Works Cited & Suggested Reading

Daniel, Pete. 1986. Standing at the Crossroads: Southern Life in the Twentieth Century. New York: Hill and Wang.

Gordon, Robert. 1995. It Came from Memphis. Boston: Faber and Faber.

Gregory, H. F. "Hunting and Fishing: Delta Life." Unpublished manuscript.

Guralnick, Peter. 1986. Sweet Soul Music: Rhythm and Blues and the Southern Dream of Freedom. New York: Harper and Row.

Hatley, Don. 1996. "'Gambling Money Don't Have No Home': Cards and Craps in the Louisiana Delta." Unpublished paper presented at the Louisiana Folklore Society meeting.

Morrison, Craig. 1996. Go, Cat, Go! Rockabilly Music and Its Makers. Urbana: University of Illinois Press.

Palmer, Robert. 1981. Deep Blues. New York: Viking Press.

Peterson, David, ed. 1996. A Hunter's Heart: Honest Essays on Blood Sport. New York: Henry Holt.

Suggested Listening

Canton Spirituals. Live in Memphis. Blackberry Records BBC-1600.

Chilton, Alex. 1991. 19 Years: A Collection of Alex Chilton. Rhino R2 70780.

Davis, CeDell. 1994. The Best of CeDell. Fat Possum/Capricorn 42083-2.

Davis, Tyrone. 1992. Greatest Hits. Rhino R4 70533.

Lewis, Jerry Lee. 1993. The Jerry Lee Lewis Anthology: All Killer No Filler! Rhino R271216.

Little Milton. 1994. I'm a Gambler. Malaco MCD7473.

Mississippi Sheiks. 1992. Stop and Listen. Yazoo 2006.

Pierce, Webb. 1994. Webb Pierce: King of the Honky Tonk: From the Original Decca Masters, 1952-1959. MCA/Country Music Foundation CMF-0019D/MSD-35500.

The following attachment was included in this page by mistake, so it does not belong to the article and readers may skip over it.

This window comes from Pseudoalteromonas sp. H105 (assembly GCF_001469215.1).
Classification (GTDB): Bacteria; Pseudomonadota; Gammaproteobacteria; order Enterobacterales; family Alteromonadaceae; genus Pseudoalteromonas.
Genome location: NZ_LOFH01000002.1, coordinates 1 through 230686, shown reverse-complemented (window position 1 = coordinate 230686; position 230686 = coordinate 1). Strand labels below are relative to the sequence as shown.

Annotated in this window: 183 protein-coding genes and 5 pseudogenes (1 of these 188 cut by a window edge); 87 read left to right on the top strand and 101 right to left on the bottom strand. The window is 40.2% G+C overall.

Shields, Lonnie. 1992. Portrait. Rooster Blues CD R72626.

White, Tony Joe. 1993. The Very Best of Tony Joe White, Featuring Polk Salad Annie. Warner Archives 9 45305-2.

Various artists. 1996. Before the Blues (three volumes). Yazoo 2015, 2016, 2017.

Various artists. 1993. The Blues: A Smithsonian Collection of Classic Blues Singers. Smithsonian RD 101.

Various artists. 1984. The Blues Came Down from Memphis. Charley 20033.

Various artists. Blues Roots: Mississippi. Folkways RBF 14.

Various artists. 1995. It Came from Memphis. Upstart 022.

Various artists. 1991. The Complete Stax Volt Singles 1959-1968. Atlantic 7-82218-2.

Various artists. 1996. King Biscuit Blues: The Helena Blues Legacy. Blue Sun Records BSCD 2000.

Various artists. 1992. Memphis Rocks: Rockabilly in Memphis, 1954-1968. Smithsonian RD 051.

Michael Luster earned a Ph.D. from the University of Pennsylvania. He was Director of the Louisiana Folklife Festival and host of "Creole Statement," a weekly Louisiana music radio program on KEDM Public Radio in Monroe, Louisiana. He is now director of the Arkansas Folklife Program. This article was written for the 1997 Smithsonian Folklife Festival which featured the Mississippi Delta of Tennessee, Arkansas, Mississippi, and Louisiana from Memphis to Natchez. The Smithsonian Center for Folklife and Cultural Heritage presentations were one component of the multi-year Delta Folklife Project. The essay was revised in 2012 for publication of Delta Pieces: Northeast Louisiana Folklife.